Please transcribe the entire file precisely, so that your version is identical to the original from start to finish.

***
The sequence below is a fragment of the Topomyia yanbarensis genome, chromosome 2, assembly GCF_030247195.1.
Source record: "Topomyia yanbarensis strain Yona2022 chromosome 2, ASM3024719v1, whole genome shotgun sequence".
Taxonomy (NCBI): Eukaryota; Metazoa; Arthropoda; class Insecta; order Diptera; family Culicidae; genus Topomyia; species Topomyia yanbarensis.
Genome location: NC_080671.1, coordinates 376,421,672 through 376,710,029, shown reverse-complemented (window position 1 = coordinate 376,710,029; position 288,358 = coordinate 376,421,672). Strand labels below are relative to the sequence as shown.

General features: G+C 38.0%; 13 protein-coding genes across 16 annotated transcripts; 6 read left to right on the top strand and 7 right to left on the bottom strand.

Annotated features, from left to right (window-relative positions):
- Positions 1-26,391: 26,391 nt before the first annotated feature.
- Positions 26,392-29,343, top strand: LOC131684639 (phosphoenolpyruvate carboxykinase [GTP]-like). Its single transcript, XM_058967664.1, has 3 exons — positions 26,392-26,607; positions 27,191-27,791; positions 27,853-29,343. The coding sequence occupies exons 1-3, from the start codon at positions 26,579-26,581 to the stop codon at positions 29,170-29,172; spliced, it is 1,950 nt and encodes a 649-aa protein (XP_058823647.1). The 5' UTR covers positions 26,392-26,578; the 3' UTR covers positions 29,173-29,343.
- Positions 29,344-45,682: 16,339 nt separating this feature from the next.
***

The sequence below is a fragment of the Topomyia yanbarensis genome, chromosome 2, assembly GCF_030247195.1.
Source record: "Topomyia yanbarensis strain Yona2022 chromosome 2, ASM3024719v1, whole genome shotgun sequence".
Taxonomy (NCBI): Eukaryota; Metazoa; Arthropoda; class Insecta; order Diptera; family Culicidae; genus Topomyia; species Topomyia yanbarensis.
Genome location: NC_080671.1, coordinates 376,421,672 through 376,710,029, shown reverse-complemented (window position 1 = coordinate 376,710,029; position 288,358 = coordinate 376,421,672). Strand labels below are relative to the sequence as shown.

General features: G+C 38.0%; 13 protein-coding genes across 16 annotated transcripts; 6 read left to right on the top strand and 7 right to left on the bottom strand.

Annotated features, from left to right (window-relative positions):
- Positions 1-26,391: 26,391 nt before the first annotated feature.
- Positions 26,392-29,343, top strand: LOC131684639 (phosphoenolpyruvate carboxykinase [GTP]-like). Its single transcript, XM_058967664.1, has 3 exons — positions 26,392-26,607; positions 27,191-27,791; positions 27,853-29,343. The coding sequence occupies exons 1-3, from the start codon at positions 26,579-26,581 to the stop codon at positions 29,170-29,172; spliced, it is 1,950 nt and encodes a 649-aa protein (XP_058823647.1). The 5' UTR covers positions 26,392-26,578; the 3' UTR covers positions 29,173-29,343.
- Positions 29,344-45,682: 16,339 nt separating this feature from the next.